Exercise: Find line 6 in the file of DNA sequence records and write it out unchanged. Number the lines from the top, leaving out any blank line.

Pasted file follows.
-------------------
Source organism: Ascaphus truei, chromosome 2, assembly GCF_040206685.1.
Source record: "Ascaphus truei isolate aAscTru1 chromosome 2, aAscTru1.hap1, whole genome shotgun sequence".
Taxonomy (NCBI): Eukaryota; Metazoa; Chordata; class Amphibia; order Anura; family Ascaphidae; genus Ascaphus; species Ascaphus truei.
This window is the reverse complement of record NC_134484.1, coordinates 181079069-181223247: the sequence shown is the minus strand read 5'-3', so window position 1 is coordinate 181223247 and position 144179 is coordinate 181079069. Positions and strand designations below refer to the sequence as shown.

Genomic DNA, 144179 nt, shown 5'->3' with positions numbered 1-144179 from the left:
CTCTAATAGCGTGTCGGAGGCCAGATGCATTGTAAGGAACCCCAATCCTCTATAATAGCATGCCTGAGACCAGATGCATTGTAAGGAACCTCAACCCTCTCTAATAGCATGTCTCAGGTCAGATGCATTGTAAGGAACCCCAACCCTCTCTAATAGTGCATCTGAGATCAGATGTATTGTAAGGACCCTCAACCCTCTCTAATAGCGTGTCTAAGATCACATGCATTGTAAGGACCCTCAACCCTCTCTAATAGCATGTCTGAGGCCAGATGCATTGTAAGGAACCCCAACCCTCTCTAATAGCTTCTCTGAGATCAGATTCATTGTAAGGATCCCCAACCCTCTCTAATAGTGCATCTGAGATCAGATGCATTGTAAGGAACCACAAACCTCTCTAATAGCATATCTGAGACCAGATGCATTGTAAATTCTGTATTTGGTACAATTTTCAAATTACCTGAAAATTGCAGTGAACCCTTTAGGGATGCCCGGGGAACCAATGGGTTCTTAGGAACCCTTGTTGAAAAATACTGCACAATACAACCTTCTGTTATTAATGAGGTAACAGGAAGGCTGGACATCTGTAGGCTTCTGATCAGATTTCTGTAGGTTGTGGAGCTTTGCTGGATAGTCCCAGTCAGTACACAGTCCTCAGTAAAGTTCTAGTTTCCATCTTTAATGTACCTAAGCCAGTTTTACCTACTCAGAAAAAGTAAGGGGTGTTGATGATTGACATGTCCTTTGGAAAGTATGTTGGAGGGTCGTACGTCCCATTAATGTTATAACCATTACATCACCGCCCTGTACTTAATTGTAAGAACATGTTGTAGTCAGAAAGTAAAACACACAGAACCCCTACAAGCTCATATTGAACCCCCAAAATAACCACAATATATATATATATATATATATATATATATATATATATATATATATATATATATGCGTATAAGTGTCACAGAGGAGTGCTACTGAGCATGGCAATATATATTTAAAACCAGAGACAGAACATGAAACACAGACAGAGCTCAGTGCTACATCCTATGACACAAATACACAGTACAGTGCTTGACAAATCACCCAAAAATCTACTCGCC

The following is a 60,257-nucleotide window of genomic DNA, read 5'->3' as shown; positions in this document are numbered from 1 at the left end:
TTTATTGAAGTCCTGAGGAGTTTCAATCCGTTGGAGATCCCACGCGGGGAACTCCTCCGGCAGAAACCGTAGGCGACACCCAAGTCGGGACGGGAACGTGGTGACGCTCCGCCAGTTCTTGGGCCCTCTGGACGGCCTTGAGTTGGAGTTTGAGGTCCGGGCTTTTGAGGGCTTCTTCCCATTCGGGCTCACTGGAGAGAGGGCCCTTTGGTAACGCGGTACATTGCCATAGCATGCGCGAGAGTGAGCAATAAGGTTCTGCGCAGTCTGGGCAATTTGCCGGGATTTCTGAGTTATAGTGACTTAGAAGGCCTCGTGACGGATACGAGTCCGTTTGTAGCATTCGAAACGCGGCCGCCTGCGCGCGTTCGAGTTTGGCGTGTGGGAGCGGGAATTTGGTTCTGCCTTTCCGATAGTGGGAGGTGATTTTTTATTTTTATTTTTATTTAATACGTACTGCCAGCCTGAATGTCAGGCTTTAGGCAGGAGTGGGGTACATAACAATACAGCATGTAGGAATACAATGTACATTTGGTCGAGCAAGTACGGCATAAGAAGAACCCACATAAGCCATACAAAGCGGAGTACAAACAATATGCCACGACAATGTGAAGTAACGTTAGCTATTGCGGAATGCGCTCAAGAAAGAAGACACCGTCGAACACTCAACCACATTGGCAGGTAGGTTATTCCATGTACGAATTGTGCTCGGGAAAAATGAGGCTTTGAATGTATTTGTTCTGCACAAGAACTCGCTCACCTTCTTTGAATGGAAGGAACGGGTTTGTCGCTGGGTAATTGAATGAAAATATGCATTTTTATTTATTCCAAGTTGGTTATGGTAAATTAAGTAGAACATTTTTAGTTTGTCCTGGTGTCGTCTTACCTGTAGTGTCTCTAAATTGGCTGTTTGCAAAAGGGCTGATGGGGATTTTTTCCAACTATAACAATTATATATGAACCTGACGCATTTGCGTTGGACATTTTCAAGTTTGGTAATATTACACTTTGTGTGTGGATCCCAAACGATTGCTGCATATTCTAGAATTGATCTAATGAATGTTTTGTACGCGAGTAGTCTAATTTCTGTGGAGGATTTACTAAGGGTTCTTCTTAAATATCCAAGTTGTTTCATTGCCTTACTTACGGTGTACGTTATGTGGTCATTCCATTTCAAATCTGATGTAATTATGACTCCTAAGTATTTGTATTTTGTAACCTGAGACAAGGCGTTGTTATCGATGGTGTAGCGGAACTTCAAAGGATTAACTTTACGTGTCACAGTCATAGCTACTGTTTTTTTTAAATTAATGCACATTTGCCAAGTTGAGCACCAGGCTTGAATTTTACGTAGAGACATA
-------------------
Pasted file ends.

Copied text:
CTCTAATAGCGTGTCGGAGGCCAGATGCATTGTAAGGAACCCCAATCCTCTATAATAGCATGCCTGAGACCAGATGCATTGTAAGGAACCTCAACCCTCTCTAATAGCATGTCTCAGGTCAGATGCATTGTAAGGAACCCCAACCCTCTCTAATAGTGCATCTGAGATCAGATGTATTGTAAGGACCCTCAACCCTCTCTAATAGCGTGTCTAAGATCACATGCATTGTAAGGACCCTCAACCCTCTCTAATAGCATGTCTGAGGCCAGATGCATTGTAAGGAACCCCAACCCTCTCTAATAGCTTCTCTGAGATCAGATTCATTGTAAGGATCCCCAACCCTCTCTAATAGTGCATCTGAGATCAGATGCATTGTAAGGAACCACAAACCTCTCTAATAGCATATCTGAGACCAGATGCATTGTAAATTCTGTATTTGGTACAATTTTCAAATTACCTGAAAATTGCAGTGAACCCTTTAGGGATGCCCGGGGAACCAATGGGTTCTTAGGAACCCTTGTTGAAAAATACTGCACAATACAACCTTCTGTTATTAATGAGGTAACAGGAAGGCTGGACATCTGTAGGCTTCTGATCAGATTTCTGTAGGTTGTGGAGCTTTGCTGGATAGTCCCAGTCAGTACACAGTCCTCAGTAAAGTTCTAGTTTCCATCTTTAATGTACCTAAGCCAGTTTTACCTACTCAGAAAAAGTAAGGGGTGTTGATGATTGACATGTCCTTTGGAAAGTATGTTGGAGGGTCGTACGTCCCATTAATGTTATAACCATTACATCACCGCCCTGTACTTAATTGTAAGAACATGTTGTAGTCAGAAAGTAAAACACACAGAACCCCTACAAGCTCATATTGAACCCCCAAAATAACCACAATATATATATATATATATATATATATATATATATATATATATATATATATATATGCGTATAAGTGTCACAGAGGAGTGCTACTGAGCATGGCAATATATATTTAAAACCAGAGACAGAACATGAAACACAGACAGAGCTCAGTGCTACATCCTATGACACAAATACACAGTACAGTGCTTGACAAATCACCCAAAAATCTACTCGCC